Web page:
How To Create CSS Gradient Border Colors

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With all the new features in CSS3, we are now able to build image-less websites. In the past, the use of image was inevitable when it comes to showing gradient colors. Today, it becomes much leaner with the use of CSS3 Gradient Background. In previous posts, we have shown you how to bring CSS3 Gradient into play as a background color in various forms and directions; Linear, Elliptical, and Repeating gradients.

But CSS3 Gradient does not stop only for background use. Did you know that you can also utilize it within borders? Read on to learn how to do this.

First Method

The first method is by applying CSS3 Gradient within pseudo-elements. Well, let’s see how the trick works.

Top to Bottom gradient border

We will start off with a simple gradient that spreads from top to bottom. To get started, create a box with a div, as follows.

HTML

<div class="box"></div>

CSS

.box {
	width: 400px;
	height: 400px;
	background: #eee;
}

To form the gradient in the box borders, set a solid border on the top and bottom side of the box first. We also create 2 rectangles with 2 pseudo-elements — :before and :after — and specify the width in the same size as the box border width. Position the rectangles on the left and right side of the box and employ linear-gradient through background-image. You can see how this trick turns out below:

Left to Right Border Gradient

Now let’s create a gradient that spans to the left and right in an identical manner to the previous example. Only, this time, we’ll add the box border on left and right side, instead of on top and bottom. Similarly, we also utilize pseudo-element:before and :after — to shape 2 rectangles. But, contrary to the previous example, we now place them at the top and bottom side of the box.

Diagonal Border Gradient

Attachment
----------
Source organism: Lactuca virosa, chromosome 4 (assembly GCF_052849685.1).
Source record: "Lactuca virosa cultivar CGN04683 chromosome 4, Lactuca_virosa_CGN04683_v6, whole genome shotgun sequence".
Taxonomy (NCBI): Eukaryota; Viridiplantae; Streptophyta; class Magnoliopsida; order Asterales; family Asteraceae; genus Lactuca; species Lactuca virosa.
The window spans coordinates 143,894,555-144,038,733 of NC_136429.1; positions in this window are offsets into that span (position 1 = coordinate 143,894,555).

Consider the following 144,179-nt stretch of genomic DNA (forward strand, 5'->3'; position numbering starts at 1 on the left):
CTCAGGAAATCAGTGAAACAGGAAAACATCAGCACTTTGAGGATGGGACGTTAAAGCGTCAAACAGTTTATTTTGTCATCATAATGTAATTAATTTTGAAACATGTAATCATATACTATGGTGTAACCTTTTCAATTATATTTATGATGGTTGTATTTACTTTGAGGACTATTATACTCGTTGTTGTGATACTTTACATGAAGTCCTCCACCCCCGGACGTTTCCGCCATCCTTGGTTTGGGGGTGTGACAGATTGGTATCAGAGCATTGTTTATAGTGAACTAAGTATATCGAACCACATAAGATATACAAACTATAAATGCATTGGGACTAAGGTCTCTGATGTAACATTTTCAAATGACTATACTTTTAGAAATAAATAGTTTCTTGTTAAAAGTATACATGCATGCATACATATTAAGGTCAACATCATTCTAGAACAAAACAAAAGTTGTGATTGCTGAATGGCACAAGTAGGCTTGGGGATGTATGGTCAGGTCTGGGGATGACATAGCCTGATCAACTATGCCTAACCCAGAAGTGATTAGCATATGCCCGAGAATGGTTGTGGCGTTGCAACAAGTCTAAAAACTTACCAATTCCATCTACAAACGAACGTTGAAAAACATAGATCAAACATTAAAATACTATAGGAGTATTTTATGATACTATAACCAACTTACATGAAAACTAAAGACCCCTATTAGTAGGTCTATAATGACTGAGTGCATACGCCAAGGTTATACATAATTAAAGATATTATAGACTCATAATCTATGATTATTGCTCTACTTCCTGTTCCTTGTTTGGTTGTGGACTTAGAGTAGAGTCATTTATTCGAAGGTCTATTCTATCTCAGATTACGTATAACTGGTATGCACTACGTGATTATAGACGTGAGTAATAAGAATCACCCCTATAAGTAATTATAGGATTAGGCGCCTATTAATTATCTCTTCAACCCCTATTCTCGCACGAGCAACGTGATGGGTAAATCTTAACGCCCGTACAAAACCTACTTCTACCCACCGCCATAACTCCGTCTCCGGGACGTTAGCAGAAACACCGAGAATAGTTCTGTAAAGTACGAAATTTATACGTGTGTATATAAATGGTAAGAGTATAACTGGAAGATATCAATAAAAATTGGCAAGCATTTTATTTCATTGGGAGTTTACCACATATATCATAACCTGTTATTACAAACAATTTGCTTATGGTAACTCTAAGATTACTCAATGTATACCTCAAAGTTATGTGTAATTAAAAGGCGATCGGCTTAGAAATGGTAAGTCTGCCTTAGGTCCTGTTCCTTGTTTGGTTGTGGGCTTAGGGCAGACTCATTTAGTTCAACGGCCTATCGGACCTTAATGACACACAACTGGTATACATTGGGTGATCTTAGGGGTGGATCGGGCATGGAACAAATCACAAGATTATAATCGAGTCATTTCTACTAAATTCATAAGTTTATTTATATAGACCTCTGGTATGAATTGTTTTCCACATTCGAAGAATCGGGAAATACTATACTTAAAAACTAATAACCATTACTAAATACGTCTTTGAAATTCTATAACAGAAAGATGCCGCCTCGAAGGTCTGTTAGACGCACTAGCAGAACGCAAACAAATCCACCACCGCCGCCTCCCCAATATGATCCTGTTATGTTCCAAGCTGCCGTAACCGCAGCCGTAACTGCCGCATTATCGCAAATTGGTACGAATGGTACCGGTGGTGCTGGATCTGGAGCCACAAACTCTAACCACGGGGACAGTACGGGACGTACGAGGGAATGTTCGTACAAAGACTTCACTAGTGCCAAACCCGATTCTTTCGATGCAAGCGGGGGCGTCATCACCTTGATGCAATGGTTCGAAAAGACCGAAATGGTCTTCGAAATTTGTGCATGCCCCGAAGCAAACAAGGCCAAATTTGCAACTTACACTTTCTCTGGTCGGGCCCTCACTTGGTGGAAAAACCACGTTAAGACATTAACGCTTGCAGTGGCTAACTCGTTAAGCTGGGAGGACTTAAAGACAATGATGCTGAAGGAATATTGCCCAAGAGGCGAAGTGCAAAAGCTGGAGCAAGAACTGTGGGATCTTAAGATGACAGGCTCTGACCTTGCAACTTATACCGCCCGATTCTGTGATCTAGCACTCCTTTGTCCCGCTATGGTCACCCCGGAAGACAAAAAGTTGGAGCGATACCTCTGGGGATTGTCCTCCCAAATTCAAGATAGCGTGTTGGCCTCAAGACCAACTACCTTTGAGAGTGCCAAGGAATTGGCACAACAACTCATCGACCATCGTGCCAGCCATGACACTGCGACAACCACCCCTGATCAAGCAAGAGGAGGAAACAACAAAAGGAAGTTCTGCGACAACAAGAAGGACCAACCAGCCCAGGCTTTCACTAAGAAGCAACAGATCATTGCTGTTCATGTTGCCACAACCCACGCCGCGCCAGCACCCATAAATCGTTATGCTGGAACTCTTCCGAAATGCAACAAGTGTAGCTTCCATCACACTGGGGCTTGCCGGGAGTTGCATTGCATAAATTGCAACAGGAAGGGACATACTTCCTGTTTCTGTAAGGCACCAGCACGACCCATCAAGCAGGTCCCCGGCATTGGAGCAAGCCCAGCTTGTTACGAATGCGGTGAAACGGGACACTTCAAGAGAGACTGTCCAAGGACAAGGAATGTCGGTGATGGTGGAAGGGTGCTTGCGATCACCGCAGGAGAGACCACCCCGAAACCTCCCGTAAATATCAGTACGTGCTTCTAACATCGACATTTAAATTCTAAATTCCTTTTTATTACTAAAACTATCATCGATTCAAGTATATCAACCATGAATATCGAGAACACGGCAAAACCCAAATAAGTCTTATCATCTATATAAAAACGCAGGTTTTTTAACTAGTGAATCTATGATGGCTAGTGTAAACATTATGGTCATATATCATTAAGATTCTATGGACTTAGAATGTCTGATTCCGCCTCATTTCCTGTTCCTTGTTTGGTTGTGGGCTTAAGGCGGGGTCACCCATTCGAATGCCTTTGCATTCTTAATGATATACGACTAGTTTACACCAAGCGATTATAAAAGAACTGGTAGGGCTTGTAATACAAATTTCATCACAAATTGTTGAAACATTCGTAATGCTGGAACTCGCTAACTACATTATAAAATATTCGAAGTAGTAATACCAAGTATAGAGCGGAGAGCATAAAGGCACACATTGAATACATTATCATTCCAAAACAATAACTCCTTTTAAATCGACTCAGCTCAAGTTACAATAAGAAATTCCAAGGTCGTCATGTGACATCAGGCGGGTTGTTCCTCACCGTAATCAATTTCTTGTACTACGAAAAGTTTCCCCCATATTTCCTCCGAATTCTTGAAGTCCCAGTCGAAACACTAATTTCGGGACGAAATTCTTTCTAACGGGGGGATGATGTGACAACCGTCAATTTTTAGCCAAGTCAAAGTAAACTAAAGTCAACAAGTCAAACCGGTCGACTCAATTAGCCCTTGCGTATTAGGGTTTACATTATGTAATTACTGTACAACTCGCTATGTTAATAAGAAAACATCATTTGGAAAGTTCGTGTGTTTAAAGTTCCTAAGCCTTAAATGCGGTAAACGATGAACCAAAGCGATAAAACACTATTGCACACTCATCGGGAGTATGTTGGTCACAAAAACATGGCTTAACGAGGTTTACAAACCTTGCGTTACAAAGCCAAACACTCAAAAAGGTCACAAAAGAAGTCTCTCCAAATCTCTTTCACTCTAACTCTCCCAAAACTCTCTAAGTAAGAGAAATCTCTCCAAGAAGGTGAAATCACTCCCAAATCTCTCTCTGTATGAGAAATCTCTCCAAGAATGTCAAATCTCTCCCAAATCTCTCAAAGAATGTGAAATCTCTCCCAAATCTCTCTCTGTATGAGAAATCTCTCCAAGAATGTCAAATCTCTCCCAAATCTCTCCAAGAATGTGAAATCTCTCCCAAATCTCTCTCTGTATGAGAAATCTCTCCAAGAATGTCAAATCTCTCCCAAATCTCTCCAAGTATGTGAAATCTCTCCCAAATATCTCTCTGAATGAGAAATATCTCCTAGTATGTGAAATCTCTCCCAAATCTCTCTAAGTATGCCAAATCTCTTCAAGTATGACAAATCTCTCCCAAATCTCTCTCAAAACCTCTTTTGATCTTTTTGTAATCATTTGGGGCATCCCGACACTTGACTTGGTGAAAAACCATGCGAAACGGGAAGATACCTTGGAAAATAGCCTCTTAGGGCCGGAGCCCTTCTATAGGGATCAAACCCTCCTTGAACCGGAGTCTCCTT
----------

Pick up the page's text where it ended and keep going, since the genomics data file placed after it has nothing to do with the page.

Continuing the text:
Creating diagonal gradient with this trick is, well, technically complicated.

Still, we rely on 2 pseudo-elements, :before and :after and use linear-gradient. This time, however, we will employ 2 linear-gradient within the pseudo-element. And each gradient spans in opposition to one another. See the following source code for the details.

Second Trick

The second method is by using CSS3 border-image property. The border-image property in CSS3 allows us to fill the border with an image as well as CSS3 Gradient. The browsers support for border-image are quite great; Chrome, Internet Explorer 11, Firefox, Safari, and Opera are all capable to fully render border-image. It should be noted, however, that the border-image will only work on rectangular shapes or boxes. That means adding border-radius will deviate the border-image output.

The following is the border-image property specification:

border-image: <source> <slice> <width> <outset> <repeat|initial|inherit>;

The <source> is the path that specifies the image used in the border. Herein, we will fill it out with CSS3 Gradient instead. To achieve the same output as in the previous examples, we apply the CSS3 Gradient within the border-image, as follows.

.box{
	width: 250px;
	height: 250px;
	background: #eee;
	border: 20px solid transparent;
	-moz-border-image: -moz-linear-gradient(top, #3acfd5 0%, #3a4ed5 100%);
	-webkit-border-image: -webkit-linear-gradient(top, #3acfd5 0%, #3a4ed5 100%);
	border-image: linear-gradient(to bottom, #3acfd5 0%, #3a4ed5 100%);
	border-image-slice: 1;
}

The border-image will show nothing if we don’t specify the border width. So, as you can see above, we add 20px of border width with transparent border color. Then, we set the value of theborder-imageandlinear-gradient along with the vendor prefix for earlier Webkit and Firefox versions.

The addition of border-image-slice shown above will set the inner offsets of the image-border content. This property is required to display the gradient fully within the surrounding area of the box. See the output below:

This method offers more flexibility to adjust the gradient in every possible direction; left to right, top to bottom, diagonal, or at an angle. Below are some examples:

Left to right gradient

Diagonal Gradient